War Studies, 2001 I have worked at the Imperial War Museum since 1989 and have published British Generalship on the Western Front, 1914-18 (2004), The First World War Letters of General Lord Horne (2009) and British Generalship during the Great War (2010). My next book is Dirty Wars: A Century of Counterinsurgency (2013). Timothy Martin
Law, 2000 Duncan and I welcomed Kitty Mae Shrapnell-West on 7 April 2012.
International Studies, 2002 Retired from the Royal Navy and now using my legal/social work background to good effect as CEO of SBA, The Solicitors’ Charity, based beside Wandsworth Common in south west London.
Mental Health Nursing, 2001 I have recently started as the lead nurse for CAMHS NHS Forth Valley.
Nutrition and Dietetics, 2003 Knowledge is the key. Let’s reunite and share. Class of Dietetics 2003.
Rebecca Kershaw (now Dyball)
War Studies, 2001 A short stint in Kent police to pay off the student loan is now looking dangerously like a career! Guarding the frontiers of the UK – it’s not exactly the Khyber Pass but it pays for nappies and baby milk for two.
Law, 2004 Married David Dyball at Dartington Hall in December 2011.
Lucy Shrapnell (now Shrapnell-West)
Communications and Radio Engineering, 1996 After spending six years in New York, I am now back in London working for BSkyB. Christopher Robbins
Nursing Studies, 1996 Fully retired and now live in Herefordshire. Enjoying the countryside and being away from the city.
Electrical Engineering, 1990 Living in sunny California (13 years now) and still keeping in touch with a few ex-King’s students.
Kirsten Singleton (now Singleton-Watson)
Biochemistry and Microbiology, 1996 Working with a new Birth Defect Research Centre in conjunction with Great Ormond Street Hospital.
Ancient History, 2001 Our first son arrived just after Christmas 2011, Max Benjamin Coulson.
War Studies and History, 2004 I received my PhD in football history from Leeds Metropolitan University in July 2012 and now work at the National Football Museum. autumn 2012 IN TOUCH
Class notes Jane Johnson
Physiotherapy, 2004 Continue to work as a locum physiotherapist and love doing the jobs no one else wants! Fourth book published, Therapeutic Stretching. Helen Murphy
English, 2005 Bought a house, got engaged and run the media department of a local school. Very happy! Matthew Scott
Law, 2005 I am very excited to be practising in my favourite area of law, namely stamp taxes, after a few years taken in the industry to develop some common sense of the business variety, which I am now putting to very good use in developing a market-leading tax practice! Martin Booth
Mathematics and Computer Science, 2006 The Reichenbach Problem, a novel about Arthur Conan Doyle and Sherlock Holmes, due to be published by Lion Hudson this autumn. Robert Fellows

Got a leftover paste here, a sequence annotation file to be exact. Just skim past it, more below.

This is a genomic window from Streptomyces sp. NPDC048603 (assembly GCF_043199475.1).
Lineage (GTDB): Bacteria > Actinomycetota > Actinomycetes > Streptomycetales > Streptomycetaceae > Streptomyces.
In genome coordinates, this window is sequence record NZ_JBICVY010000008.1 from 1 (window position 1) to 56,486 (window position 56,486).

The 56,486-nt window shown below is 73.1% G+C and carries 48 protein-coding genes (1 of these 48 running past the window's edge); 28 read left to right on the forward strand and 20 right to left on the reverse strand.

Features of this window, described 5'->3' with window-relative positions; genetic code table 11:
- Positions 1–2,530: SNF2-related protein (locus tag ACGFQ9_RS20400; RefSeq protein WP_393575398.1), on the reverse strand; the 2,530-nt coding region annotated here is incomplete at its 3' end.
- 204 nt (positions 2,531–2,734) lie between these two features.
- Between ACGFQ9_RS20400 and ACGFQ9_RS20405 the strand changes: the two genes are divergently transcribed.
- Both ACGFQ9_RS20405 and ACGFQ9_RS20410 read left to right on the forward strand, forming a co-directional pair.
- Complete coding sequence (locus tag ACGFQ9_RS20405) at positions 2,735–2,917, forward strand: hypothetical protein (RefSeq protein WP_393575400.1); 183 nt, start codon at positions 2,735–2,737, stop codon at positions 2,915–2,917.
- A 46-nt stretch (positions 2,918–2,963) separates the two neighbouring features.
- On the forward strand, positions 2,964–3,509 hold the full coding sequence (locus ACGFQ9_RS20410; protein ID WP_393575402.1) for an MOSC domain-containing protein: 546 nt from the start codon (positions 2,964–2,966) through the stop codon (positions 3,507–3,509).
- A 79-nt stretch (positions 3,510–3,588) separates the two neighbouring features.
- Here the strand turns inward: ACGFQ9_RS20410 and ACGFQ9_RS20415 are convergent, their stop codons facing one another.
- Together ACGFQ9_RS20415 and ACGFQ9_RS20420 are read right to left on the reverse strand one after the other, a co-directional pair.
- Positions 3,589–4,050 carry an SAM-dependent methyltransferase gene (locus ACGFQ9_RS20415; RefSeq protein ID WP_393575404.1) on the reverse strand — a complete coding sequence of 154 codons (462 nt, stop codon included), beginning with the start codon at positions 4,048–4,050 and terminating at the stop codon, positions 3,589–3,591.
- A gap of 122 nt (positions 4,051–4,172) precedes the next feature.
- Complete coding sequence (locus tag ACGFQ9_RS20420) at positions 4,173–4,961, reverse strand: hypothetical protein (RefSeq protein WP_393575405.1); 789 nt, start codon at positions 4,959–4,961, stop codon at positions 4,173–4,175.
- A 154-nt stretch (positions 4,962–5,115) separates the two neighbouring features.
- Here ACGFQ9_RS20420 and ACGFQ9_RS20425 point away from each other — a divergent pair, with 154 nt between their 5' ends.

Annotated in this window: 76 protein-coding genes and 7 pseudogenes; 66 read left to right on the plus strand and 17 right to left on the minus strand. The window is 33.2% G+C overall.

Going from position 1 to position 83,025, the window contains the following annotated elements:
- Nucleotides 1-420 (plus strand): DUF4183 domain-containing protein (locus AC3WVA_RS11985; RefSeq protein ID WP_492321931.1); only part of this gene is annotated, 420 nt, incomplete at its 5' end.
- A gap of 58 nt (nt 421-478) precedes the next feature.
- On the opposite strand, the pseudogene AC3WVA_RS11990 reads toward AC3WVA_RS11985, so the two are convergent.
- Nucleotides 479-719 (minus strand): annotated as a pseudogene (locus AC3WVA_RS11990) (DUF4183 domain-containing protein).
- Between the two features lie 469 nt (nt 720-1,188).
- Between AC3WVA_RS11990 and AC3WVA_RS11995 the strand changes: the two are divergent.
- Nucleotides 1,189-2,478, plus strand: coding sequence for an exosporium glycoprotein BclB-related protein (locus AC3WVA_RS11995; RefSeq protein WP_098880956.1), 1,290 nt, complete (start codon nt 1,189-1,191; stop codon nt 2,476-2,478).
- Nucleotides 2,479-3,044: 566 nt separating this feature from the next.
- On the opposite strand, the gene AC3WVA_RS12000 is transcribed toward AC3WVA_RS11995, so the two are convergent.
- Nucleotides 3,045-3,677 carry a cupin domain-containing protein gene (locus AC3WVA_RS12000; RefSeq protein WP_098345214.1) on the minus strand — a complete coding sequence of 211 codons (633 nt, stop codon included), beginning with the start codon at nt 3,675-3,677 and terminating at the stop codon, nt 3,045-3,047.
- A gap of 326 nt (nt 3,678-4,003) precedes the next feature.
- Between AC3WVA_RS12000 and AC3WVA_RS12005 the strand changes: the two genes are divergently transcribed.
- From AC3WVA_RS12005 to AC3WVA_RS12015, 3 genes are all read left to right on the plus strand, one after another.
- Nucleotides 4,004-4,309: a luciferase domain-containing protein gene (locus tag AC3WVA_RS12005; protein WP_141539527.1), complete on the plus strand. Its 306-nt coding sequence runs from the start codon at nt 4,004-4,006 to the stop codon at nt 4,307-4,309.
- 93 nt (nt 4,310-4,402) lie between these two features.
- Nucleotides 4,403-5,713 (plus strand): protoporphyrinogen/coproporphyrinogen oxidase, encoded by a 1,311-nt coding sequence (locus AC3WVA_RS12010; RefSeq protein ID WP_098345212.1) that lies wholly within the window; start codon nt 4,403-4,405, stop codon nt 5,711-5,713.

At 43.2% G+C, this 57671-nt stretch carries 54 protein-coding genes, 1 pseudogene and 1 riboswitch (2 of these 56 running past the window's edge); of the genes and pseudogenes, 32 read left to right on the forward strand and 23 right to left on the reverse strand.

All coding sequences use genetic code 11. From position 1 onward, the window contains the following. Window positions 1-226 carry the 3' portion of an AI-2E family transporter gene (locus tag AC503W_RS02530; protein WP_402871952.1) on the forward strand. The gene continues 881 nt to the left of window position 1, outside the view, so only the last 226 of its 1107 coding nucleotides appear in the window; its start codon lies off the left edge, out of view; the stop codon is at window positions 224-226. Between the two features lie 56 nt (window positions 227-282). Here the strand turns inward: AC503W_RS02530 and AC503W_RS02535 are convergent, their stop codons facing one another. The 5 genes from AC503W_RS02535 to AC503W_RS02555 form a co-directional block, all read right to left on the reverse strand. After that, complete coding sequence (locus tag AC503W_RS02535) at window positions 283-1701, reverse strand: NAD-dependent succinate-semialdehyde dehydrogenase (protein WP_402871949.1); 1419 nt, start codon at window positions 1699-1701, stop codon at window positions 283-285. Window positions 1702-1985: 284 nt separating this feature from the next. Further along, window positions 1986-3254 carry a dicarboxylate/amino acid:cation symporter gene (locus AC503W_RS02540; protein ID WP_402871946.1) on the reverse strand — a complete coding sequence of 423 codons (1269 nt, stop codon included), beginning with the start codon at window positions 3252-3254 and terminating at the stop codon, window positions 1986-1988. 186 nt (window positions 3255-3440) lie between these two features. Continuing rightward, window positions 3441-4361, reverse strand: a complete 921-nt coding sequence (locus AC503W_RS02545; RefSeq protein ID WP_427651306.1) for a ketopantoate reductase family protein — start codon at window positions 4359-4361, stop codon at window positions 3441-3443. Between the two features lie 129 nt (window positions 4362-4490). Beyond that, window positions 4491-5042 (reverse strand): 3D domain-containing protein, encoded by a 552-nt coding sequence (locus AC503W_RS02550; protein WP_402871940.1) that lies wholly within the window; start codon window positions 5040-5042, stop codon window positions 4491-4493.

War Studies, 2006 Currently serving as a company second in command of a rifle co-deployed on operations in Afghanistan. Robert Kippin
Music, 2006 Studying for an MA in Music at Bangor University. April Lesser (now Keller)
English, 2006 Got married to Neil in 2007 and celebrated the birth of our son Cody in 2008 and daughter Laney in 2010.
Email us at email@example.com for advice on planning reunions and looking up old friends
From choristers to Capone Andrew O’Brien
Choirmaster Andrew O’Brien (MA Visual & Performing Arts, 2005) led Hertfordshire’s Heath Mount School to triumph as the BBC School Choir of the Year 2012. O’Brien, also a professional singer and recitalist, says, ‘I’ve been in lots of big concerts but I’ve never been as nervous as this. I really wanted the kids to win because they had worked so hard.’ O’Brien, a former principal in the Welsh National Youth Orchestra, fell into music education ‘by accident. I covered a friend’s piano teaching at the school and within a year I was Head of Music. The Music Department has a life of its own. At break, lunch or after school, children can be heard practising, rehearsing, composing their next masterpiece or just jamming with friends. ‘Watching the kids grow through music is most satisfying. You have to be yourself – they see through you if you’re not. They are honest, genuine
English, 2007 Married in Surrey in October 2011.
Law, 2011 Upon graduation with my LLM, I served as a consultant to the United Nations High Commissioner for Refugees, specliaising in protecting the rights of lesbian, gay, bisexual, transgender and intersex refugees. I then returned to my law practice in America. Abidemi Ikharia
Medicine, 2011 In June, I cycled from London to Brighton for the Bristol Heart Foundation and in March I undertook the ‘step challenge’, running up the Gherkin for the NSPCC. John Wiblin
UK, EC & US Copyright Law, 2011 I became a partner at my firm, Longmores, in January this year.
A successful, sometimes noisy, career
Angela Fergus (now Fergus-Stallard)
Dental & Maxillofacial Radiology, 2008 Graduated in 2008. Now moving from Belgium to the US. Thank you for all you’ve taught me and for who I am now.
Law, 2008 Working at litigation boutique firm in Washington DC, specialising in policy-holder (corporate) side insurance coverage litigation.
Mental Health Social Work with Children & Adults, 2010 Now an independent social worker freelancing in private and public law cases; keen to hear from other alumni.
Law, 2012 Juliet in Romeo and Juliet at the Oval House Theatre.
John (Ioannis) Vardakis
Environmental Monitoring, Modelling and Management, 2008 I am cycling from New Zealand to Switzerland to raise funds and awareness for skin cancer. I started my journey in New Zealand on 11 January 2011 and as of mid-September of this year I had reached Turkey. For more details about my journey, please visit my website at keeptheaspidistraflying.com.
Computer Aided Mechanical Engineering, 2008 I am disappointed to see no new developments in the Faculty of Engineering. As an alumnus, I would very much appreciate a more thoroughly engaging approach to the new developments that are being considered under the umbrella of engineering science. More information is needed, as there are many wishing to take an active role in reshaping the image of past developments.